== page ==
The US encouraged European governments to adopt a working definition of anti-Semitism while condemning the conflation of Diaspora Jewry with the State of Israel, during an international forum in Berlin this week.
Speaking at the third Inter-Parliamentary Coalition for Combating Anti-Semitism in Berlin on Tuesday, State Department Special Envoy to Monitor and Combat Anti-Semitism Ira Forman welcomed the European Commission’s recent move to appoint its first coordinator on combating anti-Semitism and called upon individual member states to follow the continental body’s example.
Explaining that anti-Semitism is “evolving into new, contemporary forms of hatred, racism, and political, social, and cultural discrimination against Jews,” Forman lamented that “one virulent aspect is... conflating Jewish communities with Israel, using criticism of Israel as a pretext for anti-Semitism.”
Citing several occasions in which apparently anti-Semitic incidents were downplayed as being merely anti-Israel, including the scrawling of swastikas in Sweden and the firebombing of a synagogue in Germany, Forman said that it is vital to “define anti-Semitism clearly to more effectively combat it.”
While the issue in indeed complex, Forman stated, there is a line between criticism of Israeli policy and questioning the state’s right to exist. As such, he continued, the United States “encourage[ s] European governments to adopt a working definition of anti-Semitism, ideally one which would include a section on how anti-Semitism relates to Israel, to improve the safety and well-being of Jewish communities in Europe.”
In 2013 the EU’s Agency for Fundamental Rights dropped a definition of anti-Semitism from its website, eliciting harsh criticism from Israel and Jewish communities worldwide.
At the time the Jewish Telegraphic Agency quoted a spokeswoman for the organization as saying that she was “not aware of any official definition,” prompting Ioannis N. Dimitrakopoulos, the head of the FRA’s Equality and Citizens’ Rights Department, to tell The Jerusalem Post
that his organization’s critics misunderstood the move, saying the definition was “basically a guide to collectors of primary data.”
“We don’t collect incidents and we don’t receive complaints,” he said, explaining that “what we do is we apply whatever definition is applied by the primary data collectors.
“We don’t have a mandate to develop [and] impose, in any way, definitions. We cannot provide a measure based on which people will assess how one Jewish organization records incidents in one country versus a Jewish organization in another country versus a police authority in a third country versus a civil society organization in a fourth country,” he said.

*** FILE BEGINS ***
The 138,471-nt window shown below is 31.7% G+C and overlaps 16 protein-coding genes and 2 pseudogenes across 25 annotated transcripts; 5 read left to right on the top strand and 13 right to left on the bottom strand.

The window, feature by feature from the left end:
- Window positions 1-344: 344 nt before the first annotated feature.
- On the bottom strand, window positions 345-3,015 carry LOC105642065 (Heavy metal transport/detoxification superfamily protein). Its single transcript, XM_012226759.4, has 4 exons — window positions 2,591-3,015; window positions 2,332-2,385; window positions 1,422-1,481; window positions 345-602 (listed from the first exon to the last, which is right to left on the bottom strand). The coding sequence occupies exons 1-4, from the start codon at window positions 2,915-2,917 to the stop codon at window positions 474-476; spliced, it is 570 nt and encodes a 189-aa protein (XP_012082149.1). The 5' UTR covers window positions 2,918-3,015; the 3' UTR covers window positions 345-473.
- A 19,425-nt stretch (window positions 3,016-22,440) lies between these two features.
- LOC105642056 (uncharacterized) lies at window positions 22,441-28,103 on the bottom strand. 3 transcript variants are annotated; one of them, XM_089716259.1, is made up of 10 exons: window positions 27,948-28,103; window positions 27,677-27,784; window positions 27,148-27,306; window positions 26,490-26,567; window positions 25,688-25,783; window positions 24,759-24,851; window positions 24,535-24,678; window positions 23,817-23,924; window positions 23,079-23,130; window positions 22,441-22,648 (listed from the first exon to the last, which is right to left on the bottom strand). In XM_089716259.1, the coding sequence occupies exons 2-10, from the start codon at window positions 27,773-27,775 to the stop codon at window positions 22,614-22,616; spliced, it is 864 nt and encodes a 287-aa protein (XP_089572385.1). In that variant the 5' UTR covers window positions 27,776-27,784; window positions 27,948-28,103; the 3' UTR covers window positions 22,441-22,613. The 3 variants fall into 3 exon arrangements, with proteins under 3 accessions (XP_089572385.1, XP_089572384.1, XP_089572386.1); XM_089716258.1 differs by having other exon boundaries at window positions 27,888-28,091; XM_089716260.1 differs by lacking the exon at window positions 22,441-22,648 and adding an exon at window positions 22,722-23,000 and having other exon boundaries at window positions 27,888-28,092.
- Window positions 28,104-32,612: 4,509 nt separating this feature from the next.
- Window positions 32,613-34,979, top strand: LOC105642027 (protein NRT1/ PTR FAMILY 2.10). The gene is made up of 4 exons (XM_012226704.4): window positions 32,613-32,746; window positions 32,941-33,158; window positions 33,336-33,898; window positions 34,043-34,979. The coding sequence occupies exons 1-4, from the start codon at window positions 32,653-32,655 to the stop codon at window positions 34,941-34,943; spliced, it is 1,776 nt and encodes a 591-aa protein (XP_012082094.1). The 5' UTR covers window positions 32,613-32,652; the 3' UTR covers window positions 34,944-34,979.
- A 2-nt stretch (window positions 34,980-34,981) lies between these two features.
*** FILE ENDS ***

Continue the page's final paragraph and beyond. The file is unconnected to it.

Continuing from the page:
Prior to this week’s conference Dr. Moshe Kantor, president of the European Jewish Congress, called for just such a definition, stating that it is unacceptable that the “perpetrators of anti-Semitism are attempting to define it and its boundaries.”
Forman’s call for a continental definition similar to that of the US State Department was warmly received, with Jonathan Arkush, the president of the Board of Deputies of British Jews, affirming its support for the American envoy and agreeing that “anti-Israel bigotry tends to morph into anti-Semitic hate.”
“In today’s world, especially in Europe, the line between anti-Semitism and anti-Zionist has long been obliterated,” agreed Rabbi Abraham Cooper, associate dean of the Simon Wiesenthal Center.
“Refusal to acknowledge and deal with this reality means Europeans are not fully committed to combat the cancer of Jew hatred. Left to continue to metastasize, it will eventually make Jewish life untenable in many European countries.”
The European Commission’s anti-Semitism commissioner Katharina von Schnurbein is extremely motivated but “without comprehensive and universally agreed definition of anti-Semitism, including anti-Zionism her work is severely hampered,” Cooper said. “In addition, many of the EU members have no internal mechanism to report anti-Semitic incidents.”
While praising Forman, Rabbi Pinchas Goldschmidt, president of the Conference of European Rabbis, went even further, calling on the EU to define both anti-Semitism and radical Islam.
Meanwhile, in remarks to conference attendees this week, Bundestag President Norbert Lammert agreed that “there is a link” between newly arrived migrants and anti-Semitism, though one cannot assume that all refugees share these views.
“They were probably told that Israel was still the villain of the world,” he said. Their integration will involve “accepting Israel’s right to exist.”JTA contributed to this report.